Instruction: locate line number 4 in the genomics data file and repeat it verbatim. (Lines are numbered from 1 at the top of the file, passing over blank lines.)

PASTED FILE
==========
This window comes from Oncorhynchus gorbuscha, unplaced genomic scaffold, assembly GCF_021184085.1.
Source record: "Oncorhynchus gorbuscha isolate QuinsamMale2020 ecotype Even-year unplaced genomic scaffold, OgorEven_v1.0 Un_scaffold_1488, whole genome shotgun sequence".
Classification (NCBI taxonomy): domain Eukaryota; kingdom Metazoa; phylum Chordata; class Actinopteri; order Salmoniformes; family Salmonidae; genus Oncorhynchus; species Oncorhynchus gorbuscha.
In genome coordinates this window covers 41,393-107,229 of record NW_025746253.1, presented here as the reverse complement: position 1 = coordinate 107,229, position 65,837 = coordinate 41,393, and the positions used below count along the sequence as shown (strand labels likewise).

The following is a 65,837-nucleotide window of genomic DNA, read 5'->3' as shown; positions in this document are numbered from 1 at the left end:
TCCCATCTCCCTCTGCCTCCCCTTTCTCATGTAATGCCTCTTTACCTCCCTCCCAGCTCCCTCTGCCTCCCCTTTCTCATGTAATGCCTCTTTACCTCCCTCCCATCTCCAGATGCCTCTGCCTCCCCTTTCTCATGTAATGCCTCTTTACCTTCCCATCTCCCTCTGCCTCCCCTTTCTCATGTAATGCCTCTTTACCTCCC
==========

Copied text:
In genome coordinates this window covers 41,393-107,229 of record NW_025746253.1, presented here as the reverse complement: position 1 = coordinate 107,229, position 65,837 = coordinate 41,393, and the positions used below count along the sequence as shown (strand labels likewise).